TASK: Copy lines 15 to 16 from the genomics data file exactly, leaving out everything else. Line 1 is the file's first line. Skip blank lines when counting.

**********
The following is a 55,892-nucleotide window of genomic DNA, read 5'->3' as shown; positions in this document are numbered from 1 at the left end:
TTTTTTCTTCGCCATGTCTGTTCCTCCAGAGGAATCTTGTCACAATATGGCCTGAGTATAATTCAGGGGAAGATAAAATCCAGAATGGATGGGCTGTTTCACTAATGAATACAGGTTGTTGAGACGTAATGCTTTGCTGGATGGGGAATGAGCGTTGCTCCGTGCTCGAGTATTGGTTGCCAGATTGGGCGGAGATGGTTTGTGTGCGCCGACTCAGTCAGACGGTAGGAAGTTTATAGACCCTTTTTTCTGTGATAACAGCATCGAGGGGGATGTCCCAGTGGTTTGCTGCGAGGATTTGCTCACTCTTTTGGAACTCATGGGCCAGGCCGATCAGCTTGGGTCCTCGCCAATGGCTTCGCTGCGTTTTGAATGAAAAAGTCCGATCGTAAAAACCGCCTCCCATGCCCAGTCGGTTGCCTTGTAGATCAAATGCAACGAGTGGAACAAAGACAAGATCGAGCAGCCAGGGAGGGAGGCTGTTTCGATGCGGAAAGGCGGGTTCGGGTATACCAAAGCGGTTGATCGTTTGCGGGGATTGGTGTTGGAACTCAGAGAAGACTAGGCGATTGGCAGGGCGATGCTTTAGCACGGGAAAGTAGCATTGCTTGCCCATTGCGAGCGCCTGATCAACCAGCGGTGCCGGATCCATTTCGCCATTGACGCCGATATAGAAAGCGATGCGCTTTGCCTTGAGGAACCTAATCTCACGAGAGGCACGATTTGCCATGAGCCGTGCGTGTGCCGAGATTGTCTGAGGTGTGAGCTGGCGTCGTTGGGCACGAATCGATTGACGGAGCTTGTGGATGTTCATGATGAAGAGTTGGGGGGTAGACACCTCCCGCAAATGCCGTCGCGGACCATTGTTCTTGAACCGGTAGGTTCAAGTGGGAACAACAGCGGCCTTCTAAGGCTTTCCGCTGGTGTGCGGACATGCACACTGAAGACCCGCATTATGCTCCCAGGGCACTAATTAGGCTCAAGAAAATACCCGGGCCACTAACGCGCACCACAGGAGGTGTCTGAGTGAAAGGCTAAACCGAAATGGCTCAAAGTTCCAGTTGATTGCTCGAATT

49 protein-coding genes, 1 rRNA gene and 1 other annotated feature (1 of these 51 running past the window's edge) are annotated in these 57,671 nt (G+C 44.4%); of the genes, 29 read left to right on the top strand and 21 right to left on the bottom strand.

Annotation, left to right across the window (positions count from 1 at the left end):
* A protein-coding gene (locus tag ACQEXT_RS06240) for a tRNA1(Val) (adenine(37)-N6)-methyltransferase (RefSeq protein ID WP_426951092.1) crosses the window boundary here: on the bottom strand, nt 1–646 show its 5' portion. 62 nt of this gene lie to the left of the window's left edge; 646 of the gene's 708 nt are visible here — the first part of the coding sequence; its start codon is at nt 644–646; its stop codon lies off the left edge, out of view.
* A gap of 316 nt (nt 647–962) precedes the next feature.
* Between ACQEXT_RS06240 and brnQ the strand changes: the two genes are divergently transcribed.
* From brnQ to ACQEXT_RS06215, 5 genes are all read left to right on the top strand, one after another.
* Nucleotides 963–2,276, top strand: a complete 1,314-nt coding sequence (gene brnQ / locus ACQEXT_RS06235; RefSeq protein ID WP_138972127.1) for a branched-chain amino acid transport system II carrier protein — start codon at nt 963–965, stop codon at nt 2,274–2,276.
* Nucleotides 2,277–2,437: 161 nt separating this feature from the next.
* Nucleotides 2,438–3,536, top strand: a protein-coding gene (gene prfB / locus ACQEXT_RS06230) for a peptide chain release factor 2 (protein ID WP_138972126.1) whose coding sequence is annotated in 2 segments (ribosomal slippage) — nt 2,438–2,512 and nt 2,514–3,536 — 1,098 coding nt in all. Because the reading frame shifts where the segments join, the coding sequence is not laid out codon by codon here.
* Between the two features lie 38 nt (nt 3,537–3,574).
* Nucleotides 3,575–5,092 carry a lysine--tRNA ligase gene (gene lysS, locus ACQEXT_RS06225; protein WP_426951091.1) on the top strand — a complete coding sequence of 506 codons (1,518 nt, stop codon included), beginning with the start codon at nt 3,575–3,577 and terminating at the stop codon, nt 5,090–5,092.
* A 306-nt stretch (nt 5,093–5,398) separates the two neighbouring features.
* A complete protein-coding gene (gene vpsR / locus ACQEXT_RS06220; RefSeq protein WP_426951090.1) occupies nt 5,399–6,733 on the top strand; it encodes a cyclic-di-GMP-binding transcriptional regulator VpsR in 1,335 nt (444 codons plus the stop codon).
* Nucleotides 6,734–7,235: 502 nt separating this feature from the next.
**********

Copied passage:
* A complete protein-coding gene (gene vpsR / locus ACQEXT_RS06220; RefSeq protein WP_426951090.1) occupies nt 5,399–6,733 on the top strand; it encodes a cyclic-di-GMP-binding transcriptional regulator VpsR in 1,335 nt (444 codons plus the stop codon).
* Nucleotides 6,734–7,235: 502 nt separating this feature from the next.